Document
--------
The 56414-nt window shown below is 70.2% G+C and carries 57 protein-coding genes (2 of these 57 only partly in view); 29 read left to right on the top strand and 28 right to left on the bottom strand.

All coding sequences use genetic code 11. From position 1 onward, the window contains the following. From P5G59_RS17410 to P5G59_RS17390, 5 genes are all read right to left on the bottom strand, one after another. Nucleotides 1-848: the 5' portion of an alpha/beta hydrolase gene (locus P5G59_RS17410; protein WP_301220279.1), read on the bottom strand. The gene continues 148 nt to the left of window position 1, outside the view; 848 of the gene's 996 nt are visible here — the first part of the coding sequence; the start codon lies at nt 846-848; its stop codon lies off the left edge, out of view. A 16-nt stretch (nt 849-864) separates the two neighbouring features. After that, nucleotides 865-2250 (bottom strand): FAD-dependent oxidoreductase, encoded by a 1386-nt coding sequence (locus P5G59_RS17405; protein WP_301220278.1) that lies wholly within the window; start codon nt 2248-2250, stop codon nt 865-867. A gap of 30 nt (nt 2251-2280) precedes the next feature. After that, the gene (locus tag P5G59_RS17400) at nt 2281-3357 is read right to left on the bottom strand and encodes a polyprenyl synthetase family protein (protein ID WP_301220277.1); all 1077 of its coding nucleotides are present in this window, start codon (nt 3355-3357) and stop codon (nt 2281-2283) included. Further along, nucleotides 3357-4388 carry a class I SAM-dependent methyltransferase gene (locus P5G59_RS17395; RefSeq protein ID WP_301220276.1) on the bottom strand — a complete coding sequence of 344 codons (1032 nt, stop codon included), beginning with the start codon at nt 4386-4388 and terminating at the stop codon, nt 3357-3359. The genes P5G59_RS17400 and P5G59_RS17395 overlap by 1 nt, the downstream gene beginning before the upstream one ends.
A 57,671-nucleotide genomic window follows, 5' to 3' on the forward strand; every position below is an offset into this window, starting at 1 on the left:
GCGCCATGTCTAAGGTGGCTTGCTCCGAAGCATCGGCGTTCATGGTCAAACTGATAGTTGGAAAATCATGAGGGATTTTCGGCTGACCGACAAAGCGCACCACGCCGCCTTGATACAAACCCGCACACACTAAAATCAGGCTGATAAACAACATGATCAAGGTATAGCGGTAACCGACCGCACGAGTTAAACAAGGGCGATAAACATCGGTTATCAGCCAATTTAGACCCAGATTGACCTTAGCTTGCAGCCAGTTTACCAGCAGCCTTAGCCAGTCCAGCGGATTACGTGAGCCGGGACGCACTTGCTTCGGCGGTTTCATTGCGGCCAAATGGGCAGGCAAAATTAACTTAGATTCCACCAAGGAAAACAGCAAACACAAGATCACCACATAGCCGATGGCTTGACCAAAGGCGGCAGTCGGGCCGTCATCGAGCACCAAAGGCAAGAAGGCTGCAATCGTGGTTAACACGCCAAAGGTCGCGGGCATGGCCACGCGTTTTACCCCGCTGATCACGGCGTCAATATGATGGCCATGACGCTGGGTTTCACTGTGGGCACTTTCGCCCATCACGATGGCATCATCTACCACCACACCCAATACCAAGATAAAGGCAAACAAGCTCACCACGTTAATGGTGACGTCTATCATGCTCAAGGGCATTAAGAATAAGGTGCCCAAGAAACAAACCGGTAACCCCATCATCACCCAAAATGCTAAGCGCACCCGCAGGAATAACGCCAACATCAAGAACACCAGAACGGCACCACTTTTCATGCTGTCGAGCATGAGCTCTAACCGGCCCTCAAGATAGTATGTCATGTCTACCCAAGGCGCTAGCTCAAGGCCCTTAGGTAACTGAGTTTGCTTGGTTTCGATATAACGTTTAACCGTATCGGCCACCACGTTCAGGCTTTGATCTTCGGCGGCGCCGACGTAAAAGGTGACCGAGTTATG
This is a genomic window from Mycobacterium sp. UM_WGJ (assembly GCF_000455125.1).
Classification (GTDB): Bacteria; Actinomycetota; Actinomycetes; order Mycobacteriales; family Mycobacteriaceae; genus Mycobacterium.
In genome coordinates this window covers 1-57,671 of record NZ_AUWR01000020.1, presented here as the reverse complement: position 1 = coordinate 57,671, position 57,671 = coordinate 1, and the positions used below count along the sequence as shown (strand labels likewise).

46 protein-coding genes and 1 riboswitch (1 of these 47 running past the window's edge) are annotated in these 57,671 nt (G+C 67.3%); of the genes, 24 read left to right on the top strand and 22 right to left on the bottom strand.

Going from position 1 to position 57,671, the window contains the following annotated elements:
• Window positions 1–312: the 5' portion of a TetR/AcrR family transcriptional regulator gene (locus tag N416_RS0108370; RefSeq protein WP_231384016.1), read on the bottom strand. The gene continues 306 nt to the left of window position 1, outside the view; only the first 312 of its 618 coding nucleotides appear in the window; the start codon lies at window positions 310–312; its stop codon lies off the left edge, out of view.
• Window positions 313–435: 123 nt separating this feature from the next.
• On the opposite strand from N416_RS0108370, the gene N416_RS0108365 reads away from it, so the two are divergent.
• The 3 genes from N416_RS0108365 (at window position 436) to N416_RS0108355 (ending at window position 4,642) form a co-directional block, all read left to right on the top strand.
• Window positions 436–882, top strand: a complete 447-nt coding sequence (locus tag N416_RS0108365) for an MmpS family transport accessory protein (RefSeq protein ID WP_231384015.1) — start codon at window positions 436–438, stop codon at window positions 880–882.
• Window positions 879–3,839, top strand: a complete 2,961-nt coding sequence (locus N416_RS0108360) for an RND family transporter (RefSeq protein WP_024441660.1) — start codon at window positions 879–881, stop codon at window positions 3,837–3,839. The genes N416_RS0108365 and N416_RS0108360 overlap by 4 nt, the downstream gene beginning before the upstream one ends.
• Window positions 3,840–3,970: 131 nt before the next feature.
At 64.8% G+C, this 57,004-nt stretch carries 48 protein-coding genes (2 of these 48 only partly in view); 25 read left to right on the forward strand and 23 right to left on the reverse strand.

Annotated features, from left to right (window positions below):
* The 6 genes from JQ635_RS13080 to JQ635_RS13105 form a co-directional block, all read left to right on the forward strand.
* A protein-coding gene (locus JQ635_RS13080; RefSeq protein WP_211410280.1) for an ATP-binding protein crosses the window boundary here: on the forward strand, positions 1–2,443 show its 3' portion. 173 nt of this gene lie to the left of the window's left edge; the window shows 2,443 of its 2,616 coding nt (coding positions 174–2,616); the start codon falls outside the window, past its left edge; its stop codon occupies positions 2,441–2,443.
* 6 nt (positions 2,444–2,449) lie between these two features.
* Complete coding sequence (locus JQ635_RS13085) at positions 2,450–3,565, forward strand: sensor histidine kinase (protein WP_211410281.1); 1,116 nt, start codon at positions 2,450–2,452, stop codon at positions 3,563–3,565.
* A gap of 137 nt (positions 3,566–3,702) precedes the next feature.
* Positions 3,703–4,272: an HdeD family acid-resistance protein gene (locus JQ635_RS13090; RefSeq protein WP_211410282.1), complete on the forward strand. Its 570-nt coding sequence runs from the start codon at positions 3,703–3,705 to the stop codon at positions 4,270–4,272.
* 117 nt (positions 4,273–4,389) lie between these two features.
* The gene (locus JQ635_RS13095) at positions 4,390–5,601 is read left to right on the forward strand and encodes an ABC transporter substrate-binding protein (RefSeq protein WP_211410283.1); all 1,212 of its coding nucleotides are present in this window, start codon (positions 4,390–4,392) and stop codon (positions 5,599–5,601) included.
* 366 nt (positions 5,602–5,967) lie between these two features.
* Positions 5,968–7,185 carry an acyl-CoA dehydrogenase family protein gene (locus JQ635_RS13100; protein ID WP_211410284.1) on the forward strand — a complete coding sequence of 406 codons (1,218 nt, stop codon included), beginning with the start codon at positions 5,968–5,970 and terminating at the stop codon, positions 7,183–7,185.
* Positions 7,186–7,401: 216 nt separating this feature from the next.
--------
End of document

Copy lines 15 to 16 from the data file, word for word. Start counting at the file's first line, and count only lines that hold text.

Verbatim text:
• Window positions 879–3,839, top strand: a complete 2,961-nt coding sequence (locus N416_RS0108360) for an RND family transporter (RefSeq protein WP_024441660.1) — start codon at window positions 879–881, stop codon at window positions 3,837–3,839. The genes N416_RS0108365 and N416_RS0108360 overlap by 4 nt, the downstream gene beginning before the upstream one ends.
• Window positions 3,840–3,970: 131 nt before the next feature.